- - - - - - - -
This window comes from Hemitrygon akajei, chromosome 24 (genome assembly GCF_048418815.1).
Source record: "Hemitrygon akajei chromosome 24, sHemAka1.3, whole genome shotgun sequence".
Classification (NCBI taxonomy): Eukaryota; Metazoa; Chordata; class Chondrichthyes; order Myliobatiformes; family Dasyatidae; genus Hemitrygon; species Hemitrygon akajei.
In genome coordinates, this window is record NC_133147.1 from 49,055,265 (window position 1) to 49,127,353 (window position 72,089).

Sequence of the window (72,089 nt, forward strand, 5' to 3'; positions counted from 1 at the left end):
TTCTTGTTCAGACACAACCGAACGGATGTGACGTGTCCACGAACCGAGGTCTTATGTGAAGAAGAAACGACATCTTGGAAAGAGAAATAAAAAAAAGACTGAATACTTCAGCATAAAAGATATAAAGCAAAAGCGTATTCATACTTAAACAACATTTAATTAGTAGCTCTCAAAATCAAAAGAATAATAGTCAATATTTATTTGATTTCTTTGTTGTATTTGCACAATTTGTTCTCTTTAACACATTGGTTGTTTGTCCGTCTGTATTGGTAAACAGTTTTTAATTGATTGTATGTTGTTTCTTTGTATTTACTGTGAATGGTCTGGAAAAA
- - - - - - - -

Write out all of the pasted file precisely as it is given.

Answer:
This window comes from Hemitrygon akajei, chromosome 24 (genome assembly GCF_048418815.1).
Source record: "Hemitrygon akajei chromosome 24, sHemAka1.3, whole genome shotgun sequence".
Classification (NCBI taxonomy): Eukaryota; Metazoa; Chordata; class Chondrichthyes; order Myliobatiformes; family Dasyatidae; genus Hemitrygon; species Hemitrygon akajei.
In genome coordinates, this window is record NC_133147.1 from 49,055,265 (window position 1) to 49,127,353 (window position 72,089).

Sequence of the window (72,089 nt, forward strand, 5' to 3'; positions counted from 1 at the left end):
TTCTTGTTCAGACACAACCGAACGGATGTGACGTGTCCACGAACCGAGGTCTTATGTGAAGAAGAAACGACATCTTGGAAAGAGAAATAAAAAAAAGACTGAATACTTCAGCATAAAAGATATAAAGCAAAAGCGTATTCATACTTAAACAACATTTAATTAGTAGCTCTCAAAATCAAAAGAATAATAGTCAATATTTATTTGATTTCTTTGTTGTATTTGCACAATTTGTTCTCTTTAACACATTGGTTGTTTGTCCGTCTGTATTGGTAAACAGTTTTTAATTGATTGTATGTTGTTTCTTTGTATTTACTGTGAATGGTCTGGAAAAA